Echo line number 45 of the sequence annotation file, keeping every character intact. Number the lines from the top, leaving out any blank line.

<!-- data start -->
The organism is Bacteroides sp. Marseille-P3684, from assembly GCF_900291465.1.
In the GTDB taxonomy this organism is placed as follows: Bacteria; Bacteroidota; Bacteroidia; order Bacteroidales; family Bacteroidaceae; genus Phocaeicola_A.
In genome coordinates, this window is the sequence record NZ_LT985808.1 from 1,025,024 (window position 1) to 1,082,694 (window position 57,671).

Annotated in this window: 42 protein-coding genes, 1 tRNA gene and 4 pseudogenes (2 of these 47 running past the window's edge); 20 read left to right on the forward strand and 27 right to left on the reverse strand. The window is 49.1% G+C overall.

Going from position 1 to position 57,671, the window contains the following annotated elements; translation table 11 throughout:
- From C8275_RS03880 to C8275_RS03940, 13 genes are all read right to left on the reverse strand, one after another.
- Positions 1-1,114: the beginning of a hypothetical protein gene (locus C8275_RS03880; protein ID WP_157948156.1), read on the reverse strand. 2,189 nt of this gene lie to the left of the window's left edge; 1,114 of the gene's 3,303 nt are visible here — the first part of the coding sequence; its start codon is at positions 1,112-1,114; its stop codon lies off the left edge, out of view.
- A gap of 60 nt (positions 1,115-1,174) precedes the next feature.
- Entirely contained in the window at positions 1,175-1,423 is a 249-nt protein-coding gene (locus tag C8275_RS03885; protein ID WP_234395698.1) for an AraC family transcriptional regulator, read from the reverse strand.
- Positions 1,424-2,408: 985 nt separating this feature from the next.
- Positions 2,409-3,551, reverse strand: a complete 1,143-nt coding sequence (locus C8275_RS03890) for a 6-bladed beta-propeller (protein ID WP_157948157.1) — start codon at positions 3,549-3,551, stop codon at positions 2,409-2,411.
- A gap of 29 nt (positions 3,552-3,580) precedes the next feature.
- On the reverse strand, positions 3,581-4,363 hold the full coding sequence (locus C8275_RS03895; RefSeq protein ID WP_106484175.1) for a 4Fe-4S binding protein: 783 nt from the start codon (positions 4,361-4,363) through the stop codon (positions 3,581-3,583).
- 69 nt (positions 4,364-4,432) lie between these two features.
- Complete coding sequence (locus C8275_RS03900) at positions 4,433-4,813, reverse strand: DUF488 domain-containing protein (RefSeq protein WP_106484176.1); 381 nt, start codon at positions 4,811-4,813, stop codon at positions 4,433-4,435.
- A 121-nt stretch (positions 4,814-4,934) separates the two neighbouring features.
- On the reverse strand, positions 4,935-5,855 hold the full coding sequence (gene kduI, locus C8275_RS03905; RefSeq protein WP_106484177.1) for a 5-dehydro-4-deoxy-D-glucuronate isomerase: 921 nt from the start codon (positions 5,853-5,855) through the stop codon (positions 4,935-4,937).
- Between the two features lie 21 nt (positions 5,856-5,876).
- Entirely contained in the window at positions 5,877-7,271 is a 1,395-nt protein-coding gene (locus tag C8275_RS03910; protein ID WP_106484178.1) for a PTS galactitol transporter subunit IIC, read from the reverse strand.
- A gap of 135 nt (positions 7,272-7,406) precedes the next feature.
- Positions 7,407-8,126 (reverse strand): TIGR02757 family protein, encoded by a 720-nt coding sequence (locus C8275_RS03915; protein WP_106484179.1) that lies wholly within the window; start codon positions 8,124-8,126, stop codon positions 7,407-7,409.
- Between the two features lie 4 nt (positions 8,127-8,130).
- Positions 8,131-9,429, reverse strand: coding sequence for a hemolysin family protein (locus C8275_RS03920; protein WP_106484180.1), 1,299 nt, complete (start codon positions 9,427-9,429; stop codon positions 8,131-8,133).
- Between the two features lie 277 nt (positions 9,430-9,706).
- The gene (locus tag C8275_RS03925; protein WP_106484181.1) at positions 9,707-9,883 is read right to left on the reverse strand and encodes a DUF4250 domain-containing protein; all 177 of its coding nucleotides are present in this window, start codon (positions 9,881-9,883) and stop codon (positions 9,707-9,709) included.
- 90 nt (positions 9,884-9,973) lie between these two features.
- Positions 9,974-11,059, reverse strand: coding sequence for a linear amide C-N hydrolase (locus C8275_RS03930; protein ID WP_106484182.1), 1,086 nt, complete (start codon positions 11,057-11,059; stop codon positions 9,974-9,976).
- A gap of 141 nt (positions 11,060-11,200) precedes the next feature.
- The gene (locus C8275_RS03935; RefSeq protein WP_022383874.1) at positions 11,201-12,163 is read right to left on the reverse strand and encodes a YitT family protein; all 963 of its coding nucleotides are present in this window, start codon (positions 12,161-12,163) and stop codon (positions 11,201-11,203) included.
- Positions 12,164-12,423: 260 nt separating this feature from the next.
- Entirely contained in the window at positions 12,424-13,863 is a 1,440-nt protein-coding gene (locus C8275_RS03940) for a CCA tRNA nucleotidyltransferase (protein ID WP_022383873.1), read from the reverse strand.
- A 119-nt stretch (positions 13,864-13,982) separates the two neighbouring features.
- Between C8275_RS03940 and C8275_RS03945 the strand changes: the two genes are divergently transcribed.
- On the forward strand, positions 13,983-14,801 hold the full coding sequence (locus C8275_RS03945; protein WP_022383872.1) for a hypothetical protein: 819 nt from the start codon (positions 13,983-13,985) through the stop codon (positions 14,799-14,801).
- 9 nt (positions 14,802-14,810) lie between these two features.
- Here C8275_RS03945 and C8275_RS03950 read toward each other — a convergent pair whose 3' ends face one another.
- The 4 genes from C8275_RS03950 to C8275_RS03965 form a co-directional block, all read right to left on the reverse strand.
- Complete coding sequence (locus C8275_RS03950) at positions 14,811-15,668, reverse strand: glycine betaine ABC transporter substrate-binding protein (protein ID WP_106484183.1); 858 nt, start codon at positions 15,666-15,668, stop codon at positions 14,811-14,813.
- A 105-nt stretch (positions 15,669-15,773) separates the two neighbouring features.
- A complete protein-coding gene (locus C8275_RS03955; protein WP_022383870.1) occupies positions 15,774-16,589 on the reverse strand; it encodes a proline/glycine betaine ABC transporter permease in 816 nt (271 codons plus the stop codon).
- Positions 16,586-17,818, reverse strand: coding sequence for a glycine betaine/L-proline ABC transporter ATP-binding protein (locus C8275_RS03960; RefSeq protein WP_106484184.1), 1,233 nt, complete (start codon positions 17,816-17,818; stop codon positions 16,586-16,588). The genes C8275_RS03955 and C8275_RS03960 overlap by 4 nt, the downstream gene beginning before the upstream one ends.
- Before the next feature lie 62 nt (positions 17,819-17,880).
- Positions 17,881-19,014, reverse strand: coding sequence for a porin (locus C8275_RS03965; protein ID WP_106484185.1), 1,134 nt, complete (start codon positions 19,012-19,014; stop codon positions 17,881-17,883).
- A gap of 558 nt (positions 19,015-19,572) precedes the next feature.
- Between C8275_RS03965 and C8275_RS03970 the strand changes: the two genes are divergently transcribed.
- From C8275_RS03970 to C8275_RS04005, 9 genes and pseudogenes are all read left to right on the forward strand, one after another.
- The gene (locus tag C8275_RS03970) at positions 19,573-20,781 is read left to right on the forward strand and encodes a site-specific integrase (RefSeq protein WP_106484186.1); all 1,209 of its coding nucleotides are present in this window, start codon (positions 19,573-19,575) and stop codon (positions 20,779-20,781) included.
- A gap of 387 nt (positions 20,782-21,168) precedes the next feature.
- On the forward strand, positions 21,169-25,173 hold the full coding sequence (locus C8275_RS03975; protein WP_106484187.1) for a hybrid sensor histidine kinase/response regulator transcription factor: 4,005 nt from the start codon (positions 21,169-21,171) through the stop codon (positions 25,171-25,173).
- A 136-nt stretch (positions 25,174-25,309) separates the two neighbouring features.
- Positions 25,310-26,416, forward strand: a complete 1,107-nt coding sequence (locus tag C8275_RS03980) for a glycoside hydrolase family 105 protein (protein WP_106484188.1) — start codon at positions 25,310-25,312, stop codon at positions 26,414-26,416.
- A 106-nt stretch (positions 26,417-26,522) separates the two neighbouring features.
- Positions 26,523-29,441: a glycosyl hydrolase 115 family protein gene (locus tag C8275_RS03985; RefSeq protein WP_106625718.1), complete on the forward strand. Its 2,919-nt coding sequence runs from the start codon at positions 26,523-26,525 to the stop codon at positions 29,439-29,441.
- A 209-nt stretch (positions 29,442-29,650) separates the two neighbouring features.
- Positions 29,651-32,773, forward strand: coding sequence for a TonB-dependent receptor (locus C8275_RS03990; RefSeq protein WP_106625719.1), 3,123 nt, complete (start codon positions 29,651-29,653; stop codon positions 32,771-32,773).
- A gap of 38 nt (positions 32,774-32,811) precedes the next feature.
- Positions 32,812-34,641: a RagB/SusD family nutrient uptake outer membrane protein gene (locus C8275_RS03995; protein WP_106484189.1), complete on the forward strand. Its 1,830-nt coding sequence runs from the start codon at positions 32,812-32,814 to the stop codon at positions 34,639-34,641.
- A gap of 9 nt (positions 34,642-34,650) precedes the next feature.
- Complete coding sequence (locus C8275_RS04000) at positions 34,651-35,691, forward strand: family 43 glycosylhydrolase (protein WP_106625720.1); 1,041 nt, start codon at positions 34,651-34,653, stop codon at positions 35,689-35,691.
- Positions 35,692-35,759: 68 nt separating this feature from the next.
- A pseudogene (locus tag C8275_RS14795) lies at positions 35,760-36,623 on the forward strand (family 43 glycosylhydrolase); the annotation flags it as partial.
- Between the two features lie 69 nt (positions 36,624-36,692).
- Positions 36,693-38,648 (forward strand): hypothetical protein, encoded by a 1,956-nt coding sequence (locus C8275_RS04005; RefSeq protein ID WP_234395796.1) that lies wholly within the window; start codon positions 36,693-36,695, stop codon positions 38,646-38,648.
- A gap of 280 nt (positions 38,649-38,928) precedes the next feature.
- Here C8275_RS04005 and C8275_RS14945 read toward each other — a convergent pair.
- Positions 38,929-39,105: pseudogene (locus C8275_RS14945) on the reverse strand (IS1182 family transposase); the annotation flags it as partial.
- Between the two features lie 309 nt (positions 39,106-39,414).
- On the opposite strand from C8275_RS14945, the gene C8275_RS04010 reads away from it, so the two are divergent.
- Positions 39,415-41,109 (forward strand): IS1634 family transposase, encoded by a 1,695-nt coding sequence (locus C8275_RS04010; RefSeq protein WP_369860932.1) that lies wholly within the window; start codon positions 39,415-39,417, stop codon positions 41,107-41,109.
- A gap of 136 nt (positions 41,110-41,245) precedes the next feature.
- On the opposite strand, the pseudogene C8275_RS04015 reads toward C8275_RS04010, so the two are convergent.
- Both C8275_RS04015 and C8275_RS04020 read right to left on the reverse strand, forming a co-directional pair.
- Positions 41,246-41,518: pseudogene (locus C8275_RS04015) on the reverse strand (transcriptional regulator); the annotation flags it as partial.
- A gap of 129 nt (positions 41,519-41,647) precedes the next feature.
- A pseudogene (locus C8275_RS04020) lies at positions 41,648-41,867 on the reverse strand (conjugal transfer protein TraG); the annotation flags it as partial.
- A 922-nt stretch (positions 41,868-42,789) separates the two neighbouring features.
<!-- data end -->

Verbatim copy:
- Between C8275_RS03965 and C8275_RS03970 the strand changes: the two genes are divergently transcribed.